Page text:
Measuring Economic Growth, by Degrees

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In this information age, brains are supposed to be the most valued economic currency. For California, where the regulatory environment is more difficult for companies and people who make things, this is even more the case. Generally speaking, those areas that have the heaviest concentration of educated people generally do better than those who don’t.

Nothing more illustrates this trend than the supremacy of the Bay Area over Southern California in the past five years. Since the 2007-09 recession, the Bay Area has recovered all of its jobs, as has San Diego, but Los Angeles-Orange and the Inland Empire, although improving, lag behind.

Overall, the San Jose and San Francisco areas boast shares of college graduates at around 45 percent, compared with a 34 percent average for the 52 largest U.S. metropolitan areas. The San Diego area clocks in at 34.6. In comparison, the Los Angeles-Orange County area has roughly 31 percent college graduates while the San Bernardino-Riverside area has the lowest share of four-year degrees – 20 percent – of any large region in the country – this is worse even than backwaters like Memphis, Tenn., and Birmingham, Ala.

Dividing this region by counties shows Orange County well in the lead, with 37.6 percent college-educated, well above Los Angeles County’s 30 percent.

Recent Trends

To see where these metrics are headed, Mark Schill, an analyst with the Praxis Strategy Group (, was asked to identify the share growth of bachelor’s degrees in the country’s largest metropolitan areas during 2000-13. The share of the adult population with college educations rose by 6.8 percent in San Jose and 6.4 points in the San Francisco-Oakland region. Some regions did better, including Boston, Pittsburgh, Grand Rapids, Mich., Baltimore, New York and St. Louis. All these were considerably above the national average increase of 5.2 percent.

In contrast, most areas of Southern California have shown more meager growth in their educated workforces. Los Angeles, overall, enjoyed a very average increase of 5.2 percent. San Diego, despite its high-tech reputation, notched a 5 point jump while the Inland Empire increased by 3.8 points, one of the lowest performances in the country. The biggest gainer in the Southland was Orange County, where the share of educated workers grew by a healthy 6.3 percent.

Whither young, educated workers?

The picture, particularly for the Inland Empire, is not totally bleak. In a recent survey conducted by Cleveland State University, there have been some promising developments in the growth of younger educated workers. This key cohort, notes researcher Richey Piiparinen, appears to follow a very different path than do older educated workers, with many seeking out careers in less-expensive locales.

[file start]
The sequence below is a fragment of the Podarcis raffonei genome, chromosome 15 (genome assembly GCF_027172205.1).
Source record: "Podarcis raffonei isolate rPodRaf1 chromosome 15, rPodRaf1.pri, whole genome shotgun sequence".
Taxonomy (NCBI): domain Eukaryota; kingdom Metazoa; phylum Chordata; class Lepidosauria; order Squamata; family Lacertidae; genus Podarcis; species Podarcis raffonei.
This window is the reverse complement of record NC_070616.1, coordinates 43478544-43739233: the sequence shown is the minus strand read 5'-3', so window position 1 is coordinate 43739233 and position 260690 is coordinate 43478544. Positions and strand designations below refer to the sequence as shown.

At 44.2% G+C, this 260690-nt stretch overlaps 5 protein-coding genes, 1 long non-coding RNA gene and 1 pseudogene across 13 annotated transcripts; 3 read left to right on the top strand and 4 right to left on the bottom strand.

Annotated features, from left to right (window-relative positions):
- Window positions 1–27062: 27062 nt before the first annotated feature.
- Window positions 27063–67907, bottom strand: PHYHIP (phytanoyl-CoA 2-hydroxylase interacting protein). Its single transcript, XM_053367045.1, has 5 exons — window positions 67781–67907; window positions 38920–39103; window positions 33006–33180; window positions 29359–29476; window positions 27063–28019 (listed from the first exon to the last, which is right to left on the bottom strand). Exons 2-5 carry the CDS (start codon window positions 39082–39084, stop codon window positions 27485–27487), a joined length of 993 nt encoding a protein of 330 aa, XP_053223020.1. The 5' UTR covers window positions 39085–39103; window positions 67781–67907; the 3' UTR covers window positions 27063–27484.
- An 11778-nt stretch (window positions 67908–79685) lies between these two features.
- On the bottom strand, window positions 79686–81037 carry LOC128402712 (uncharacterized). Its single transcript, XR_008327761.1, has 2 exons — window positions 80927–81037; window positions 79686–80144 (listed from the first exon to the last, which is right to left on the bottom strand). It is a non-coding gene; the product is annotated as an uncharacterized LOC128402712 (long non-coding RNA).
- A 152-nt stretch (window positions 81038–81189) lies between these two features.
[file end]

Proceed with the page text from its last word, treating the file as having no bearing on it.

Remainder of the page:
Indeed, looking at educated growth among 25-34-year-olds from 2010-13 finds that the most rapid expansion is taking place in unlikely places, such as the areas around Nashville, Tenn., Orlando, Fla., and Cleveland, all which experienced increases of roughly 20 percent or more. This is better than twice the growth rate in such noted “brain centers” as San Jose and San Francisco, which were around 10 percent, and New York at 9 percent. The Los Angeles-Orange County area saw a similar increase.

The reasons for these surprising, and somewhat encouraging results, particularly for the Inland Empire, may vary. One thing, of course, is the low base from which the area starts. After all, until the past decade, the employment profile of the Inland Empire favored manufacturing, logistics and construction, all fields not dependent on large contingents of highly educated workers.

Another critical factor may well be price, as we saw in our surprising findings on millennials. Simply put, many of the areas attractive in the past to educated workers have become extraordinarily expensive – as demonstrated by San Francisco-based writer Johnny Sanphillippo – while some more affordable locales have become “sweet spots” for younger educated people, particularly as millennials enter their family formation years.

County, city breakdowns

The Southland, of course, is a vast region, and even every county contains hosts of cities that are very different from each other. In terms of counties, the biggest gains – albeit from a smaller base – took place in the Inland Empire, notably Riverside, which saw a 93 percent jump in its educated population since 2000. Orange County saw a 37.6 percent gain, ahead of Los Angeles’ roughly 36 percent gain.

More intriguing, and revealing, is the distribution of college degrees by city areas. Here, the supremacy of a few areas is very clear. In three Southland communities, more than 60 percent of the adult populations have college degrees: Santa Monica, Newport Beach and Irvine. Yorba Linda, Pasadena and Redondo Beach all boast rates close to, or above, 50 percent.